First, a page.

Over the past two decades, Supreme Court Justice Clarence Thomas has reported on mandatory financial disclosure forms that he received hundreds of thousands of dollars in income from a real estate firm. But that real estate closed its doors in 2006, according to a Washington Post investigation.
The Post found that Thomas erroneously reported income from property that his wife Ginni Thomas’ family developed in Nebraska under the name, Ginger, Ltd., Partnership. That firm was dissolved in 2006 when the leases for more than 200 rental lots were transferred to Ginger Holdings, LLC. Ginni Thomas’ sister, Joanne Elliott, is listed as the manager of Ginger Holdings, LLC. In total, Thomas has reported receiving between $270,000 and $750,000 from the defunct firm.
The Post notes:
The previously unreported misstatement might be dismissed as a paperwork error. But it is among a series of errors and omissions that Thomas has made on required annual financial disclosure forms over the past several decades, a review of those records shows. Together, they have raised questions about how seriously Thomas views his responsibility to accurately report details about his finances to the public.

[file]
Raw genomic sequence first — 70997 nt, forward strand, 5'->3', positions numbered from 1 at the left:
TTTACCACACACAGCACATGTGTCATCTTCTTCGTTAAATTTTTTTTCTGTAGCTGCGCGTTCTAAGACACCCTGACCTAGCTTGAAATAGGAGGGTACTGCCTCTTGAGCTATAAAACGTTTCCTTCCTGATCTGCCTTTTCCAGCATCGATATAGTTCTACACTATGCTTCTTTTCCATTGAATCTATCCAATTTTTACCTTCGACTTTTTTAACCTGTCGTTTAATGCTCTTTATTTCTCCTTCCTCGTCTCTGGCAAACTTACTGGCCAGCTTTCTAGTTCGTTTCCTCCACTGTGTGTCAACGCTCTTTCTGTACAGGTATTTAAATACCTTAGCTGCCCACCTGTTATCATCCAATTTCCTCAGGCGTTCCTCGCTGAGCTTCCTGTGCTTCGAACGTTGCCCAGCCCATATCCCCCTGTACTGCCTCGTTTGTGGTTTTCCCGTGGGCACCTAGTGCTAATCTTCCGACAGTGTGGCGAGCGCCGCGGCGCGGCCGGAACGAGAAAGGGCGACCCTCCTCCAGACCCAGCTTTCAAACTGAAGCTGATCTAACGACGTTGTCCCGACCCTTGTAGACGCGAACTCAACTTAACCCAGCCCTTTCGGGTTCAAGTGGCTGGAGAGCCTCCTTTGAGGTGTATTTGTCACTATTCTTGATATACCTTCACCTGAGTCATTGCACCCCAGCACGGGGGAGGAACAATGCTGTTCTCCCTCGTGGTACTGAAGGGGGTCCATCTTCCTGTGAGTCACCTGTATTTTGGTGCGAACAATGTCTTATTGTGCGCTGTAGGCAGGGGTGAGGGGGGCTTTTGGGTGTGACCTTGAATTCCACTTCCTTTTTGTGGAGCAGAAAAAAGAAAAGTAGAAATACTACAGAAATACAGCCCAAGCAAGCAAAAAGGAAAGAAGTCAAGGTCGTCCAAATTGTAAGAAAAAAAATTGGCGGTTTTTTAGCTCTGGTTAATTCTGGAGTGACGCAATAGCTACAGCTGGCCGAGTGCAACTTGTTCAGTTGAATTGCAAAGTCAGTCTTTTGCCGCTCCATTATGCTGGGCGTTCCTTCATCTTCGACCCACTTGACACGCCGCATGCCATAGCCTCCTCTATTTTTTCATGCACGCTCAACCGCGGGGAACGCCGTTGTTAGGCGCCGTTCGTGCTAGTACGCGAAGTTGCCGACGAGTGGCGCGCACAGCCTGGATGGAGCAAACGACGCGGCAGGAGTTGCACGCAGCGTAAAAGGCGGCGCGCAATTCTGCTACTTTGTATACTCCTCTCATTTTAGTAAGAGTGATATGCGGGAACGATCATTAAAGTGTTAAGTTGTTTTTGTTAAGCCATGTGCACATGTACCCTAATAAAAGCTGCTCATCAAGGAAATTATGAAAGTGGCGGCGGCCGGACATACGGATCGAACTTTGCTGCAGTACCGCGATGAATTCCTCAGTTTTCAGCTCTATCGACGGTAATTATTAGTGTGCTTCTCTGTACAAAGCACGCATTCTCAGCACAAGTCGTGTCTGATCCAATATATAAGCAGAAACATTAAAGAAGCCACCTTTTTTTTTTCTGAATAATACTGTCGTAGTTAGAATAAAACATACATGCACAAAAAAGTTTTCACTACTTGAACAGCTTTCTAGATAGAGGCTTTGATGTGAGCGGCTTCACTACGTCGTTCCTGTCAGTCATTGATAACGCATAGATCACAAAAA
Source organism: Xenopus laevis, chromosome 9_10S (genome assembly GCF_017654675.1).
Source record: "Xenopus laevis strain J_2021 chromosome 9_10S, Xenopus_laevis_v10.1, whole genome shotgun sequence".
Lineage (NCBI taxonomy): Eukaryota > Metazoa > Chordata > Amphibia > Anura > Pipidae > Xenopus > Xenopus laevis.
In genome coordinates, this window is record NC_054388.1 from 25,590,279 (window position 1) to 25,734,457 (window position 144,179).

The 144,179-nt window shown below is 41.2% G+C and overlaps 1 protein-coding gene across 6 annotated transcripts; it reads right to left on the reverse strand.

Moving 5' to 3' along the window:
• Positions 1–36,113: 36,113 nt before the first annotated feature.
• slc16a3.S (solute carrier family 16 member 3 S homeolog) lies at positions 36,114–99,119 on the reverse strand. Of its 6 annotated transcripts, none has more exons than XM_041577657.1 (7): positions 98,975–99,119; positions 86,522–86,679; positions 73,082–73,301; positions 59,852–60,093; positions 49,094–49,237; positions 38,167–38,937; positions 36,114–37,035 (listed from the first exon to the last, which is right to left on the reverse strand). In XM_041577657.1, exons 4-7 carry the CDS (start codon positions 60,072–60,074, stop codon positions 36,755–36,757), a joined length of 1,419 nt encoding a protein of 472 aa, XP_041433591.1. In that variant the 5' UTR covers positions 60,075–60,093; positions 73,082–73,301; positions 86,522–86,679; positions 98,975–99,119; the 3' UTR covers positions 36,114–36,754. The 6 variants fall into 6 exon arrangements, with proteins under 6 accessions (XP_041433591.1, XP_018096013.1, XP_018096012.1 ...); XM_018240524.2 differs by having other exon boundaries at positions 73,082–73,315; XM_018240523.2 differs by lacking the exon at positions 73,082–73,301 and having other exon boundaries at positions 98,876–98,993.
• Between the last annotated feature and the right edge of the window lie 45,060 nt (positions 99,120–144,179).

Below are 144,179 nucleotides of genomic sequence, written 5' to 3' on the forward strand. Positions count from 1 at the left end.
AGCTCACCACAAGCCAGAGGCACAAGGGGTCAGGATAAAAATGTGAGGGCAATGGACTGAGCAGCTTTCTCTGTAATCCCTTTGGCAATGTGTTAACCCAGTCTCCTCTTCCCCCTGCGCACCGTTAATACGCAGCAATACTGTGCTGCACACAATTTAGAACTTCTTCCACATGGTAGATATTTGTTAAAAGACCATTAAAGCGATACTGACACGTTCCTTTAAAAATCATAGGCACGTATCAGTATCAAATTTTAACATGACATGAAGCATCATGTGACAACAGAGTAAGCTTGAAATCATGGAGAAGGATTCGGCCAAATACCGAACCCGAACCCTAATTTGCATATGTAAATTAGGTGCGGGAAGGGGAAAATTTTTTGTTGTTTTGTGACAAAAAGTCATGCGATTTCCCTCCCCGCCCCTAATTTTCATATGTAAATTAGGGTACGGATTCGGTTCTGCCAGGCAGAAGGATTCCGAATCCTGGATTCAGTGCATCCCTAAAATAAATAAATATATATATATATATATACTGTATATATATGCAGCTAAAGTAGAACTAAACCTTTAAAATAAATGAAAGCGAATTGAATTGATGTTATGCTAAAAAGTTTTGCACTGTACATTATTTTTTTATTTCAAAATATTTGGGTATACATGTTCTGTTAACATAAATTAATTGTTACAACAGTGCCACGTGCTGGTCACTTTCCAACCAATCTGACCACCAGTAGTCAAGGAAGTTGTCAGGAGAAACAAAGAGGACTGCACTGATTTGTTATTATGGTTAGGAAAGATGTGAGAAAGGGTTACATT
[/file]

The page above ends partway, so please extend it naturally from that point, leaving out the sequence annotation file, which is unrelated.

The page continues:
Earlier this month, ProPublica revealed that, for more than twenty years, Thomas has accepted luxury gifts and lavish trips from billionaire and GOP megadonor Harlan Crow without disclosing them. In responding to the allegations, Thomas said that he was advised by colleagues that the luxury trips were “personal hospitality” that didn’t need to be reported. In a statement, Crow said he had “never sought to influence Justice Thomas on any legal or political issue.”
Follow-up stories have noted that Thomas also failed to disclose a 2014 real estate deal with Crow, who subsequently made headlines for being a collector of Nazi memorabilia. The justice also came under fire in 2011, when the watchdog group Common Cause revealed that he had failed to disclose his wife’s income, nearly $700,000 from the conservative think tank, the Heritage Foundation, between 2003 and 2007. During that time, on the disclosure form requiring the justice to disclose his spouse’s income, Thomas checked the box, “None.” Thomas explained the omission as resulting from a “misunderstanding of the filing instructions.”
The increasing attention to Thomas’ various financial arrangements has put a spotlight on the general lack of oversight over Supreme Court Justices. On Friday, congressional Democrats called for Thomas to be referred to the attorney general for an investigation into his “apparent pattern of noncompliance with disclosure requirements.”